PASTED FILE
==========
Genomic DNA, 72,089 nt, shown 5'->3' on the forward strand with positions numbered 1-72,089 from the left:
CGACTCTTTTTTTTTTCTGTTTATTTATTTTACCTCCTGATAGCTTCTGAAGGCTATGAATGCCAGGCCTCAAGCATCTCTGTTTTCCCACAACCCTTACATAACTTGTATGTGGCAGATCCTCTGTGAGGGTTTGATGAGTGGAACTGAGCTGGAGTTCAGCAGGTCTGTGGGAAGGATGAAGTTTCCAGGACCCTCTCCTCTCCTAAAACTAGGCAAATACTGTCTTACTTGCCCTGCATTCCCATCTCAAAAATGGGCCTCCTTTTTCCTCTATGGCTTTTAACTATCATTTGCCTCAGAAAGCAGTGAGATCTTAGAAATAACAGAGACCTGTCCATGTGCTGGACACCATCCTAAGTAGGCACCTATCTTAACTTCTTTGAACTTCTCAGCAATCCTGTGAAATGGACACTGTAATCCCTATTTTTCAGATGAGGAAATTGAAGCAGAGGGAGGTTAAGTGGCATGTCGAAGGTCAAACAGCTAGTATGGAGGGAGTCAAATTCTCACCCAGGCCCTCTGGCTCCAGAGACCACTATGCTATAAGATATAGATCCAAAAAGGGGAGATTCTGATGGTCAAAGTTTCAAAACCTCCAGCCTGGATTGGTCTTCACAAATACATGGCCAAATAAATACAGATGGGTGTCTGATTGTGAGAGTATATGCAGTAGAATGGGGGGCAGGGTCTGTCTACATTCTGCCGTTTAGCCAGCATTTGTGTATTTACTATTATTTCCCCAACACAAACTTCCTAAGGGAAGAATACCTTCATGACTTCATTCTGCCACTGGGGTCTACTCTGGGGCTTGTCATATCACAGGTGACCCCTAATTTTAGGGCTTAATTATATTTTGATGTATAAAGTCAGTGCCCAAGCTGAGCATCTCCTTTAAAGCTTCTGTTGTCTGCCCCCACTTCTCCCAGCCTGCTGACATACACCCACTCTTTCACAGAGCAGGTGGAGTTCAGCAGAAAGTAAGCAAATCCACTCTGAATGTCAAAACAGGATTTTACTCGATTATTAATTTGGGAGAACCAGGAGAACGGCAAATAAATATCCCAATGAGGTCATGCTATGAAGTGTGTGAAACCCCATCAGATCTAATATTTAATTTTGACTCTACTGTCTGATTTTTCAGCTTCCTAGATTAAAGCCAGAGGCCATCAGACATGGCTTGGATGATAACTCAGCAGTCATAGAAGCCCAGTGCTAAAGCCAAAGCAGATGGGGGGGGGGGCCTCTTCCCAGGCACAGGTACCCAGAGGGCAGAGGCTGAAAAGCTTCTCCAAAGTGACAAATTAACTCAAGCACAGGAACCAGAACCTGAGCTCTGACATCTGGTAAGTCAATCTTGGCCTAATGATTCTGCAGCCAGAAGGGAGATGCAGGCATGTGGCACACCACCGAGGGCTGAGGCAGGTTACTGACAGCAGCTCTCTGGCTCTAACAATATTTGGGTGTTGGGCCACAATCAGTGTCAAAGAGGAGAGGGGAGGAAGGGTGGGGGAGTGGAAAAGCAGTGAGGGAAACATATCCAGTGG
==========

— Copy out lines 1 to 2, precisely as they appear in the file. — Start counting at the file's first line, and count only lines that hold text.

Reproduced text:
Genomic DNA, 72,089 nt, shown 5'->3' on the forward strand with positions numbered 1-72,089 from the left:
CGACTCTTTTTTTTTTCTGTTTATTTATTTTACCTCCTGATAGCTTCTGAAGGCTATGAATGCCAGGCCTCAAGCATCTCTGTTTTCCCACAACCCTTACATAACTTGTATGTGGCAGATCCTCTGTGAGGGTTTGATGAGTGGAACTGAGCTGGAGTTCAGCAGGTCTGTGGGAAGGATGAAGTTTCCAGGACCCTCTCCTCTCCTAAAACTAGGCAAATACTGTCTTACTTGCCCTGCATTCCCATCTCAAAAATGGGCCTCCTTTTTCCTCTATGGCTTTTAACTATCATTTGCCTCAGAAAGCAGTGAGATCTTAGAAATAACAGAGACCTGTCCATGTGCTGGACACCATCCTAAGTAGGCACCTATCTTAACTTCTTTGAACTTCTCAGCAATCCTGTGAAATGGACACTGTAATCCCTATTTTTCAGATGAGGAAATTGAAGCAGAGGGAGGTTAAGTGGCATGTCGAAGGTCAAACAGCTAGTATGGAGGGAGTCAAATTCTCACCCAGGCCCTCTGGCTCCAGAGACCACTATGCTATAAGATATAGATCCAAAAAGGGGAGATTCTGATGGTCAAAGTTTCAAAACCTCCAGCCTGGATTGGTCTTCACAAATACATGGCCAAATAAATACAGATGGGTGTCTGATTGTGAGAGTATATGCAGTAGAATGGGGGGCAGGGTCTGTCTACATTCTGCCGTTTAGCCAGCATTTGTGTATTTACTATTATTTCCCCAACACAAACTTCCTAAGGGAAGAATACCTTCATGACTTCATTCTGCCACTGGGGTCTACTCTGGGGCTTGTCATATCACAGGTGACCCCTAATTTTAGGGCTTAATTATATTTTGATGTATAAAGTCAGTGCCCAAGCTGAGCATCTCCTTTAAAGCTTCTGTTGTCTGCCCCCACTTCTCCCAGCCTGCTGACATACACCCACTCTTTCACAGAGCAGGTGGAGTTCAGCAGAAAGTAAGCAAATCCACTCTGAATGTCAAAACAGGATTTTACTCGATTATTAATTTGGGAGAACCAGGAGAACGGCAAATAAATATCCCAATGAGGTCATGCTATGAAGTGTGTGAAACCCCATCAGATCTAATATTTAATTTTGACTCTACTGTCTGATTTTTCAGCTTCCTAGATTAAAGCCAGAGGCCATCAGACATGGCTTGGATGATAACTCAGCAGTCATAGAAGCCCAGTGCTAAAGCCAAAGCAGATGGGGGGGGGGGCCTCTTCCCAGGCACAGGTACCCAGAGGGCAGAGGCTGAAAAGCTTCTCCAAAGTGACAAATTAACTCAAGCACAGGAACCAGAACCTGAGCTCTGACATCTGGTAAGTCAATCTTGGCCTAATGATTCTGCAGCCAGAAGGGAGATGCAGGCATGTGGCACACCACCGAGGGCTGAGGCAGGTTACTGACAGCAGCTCTCTGGCTCTAACAATATTTGGGTGTTGGGCCACAATCAGTGTCAAAGAGGAGAGGGGAGGAAGGGTGGGGGAGTGGAAAAGCAGTGAGGGAAACATATCCAGTGG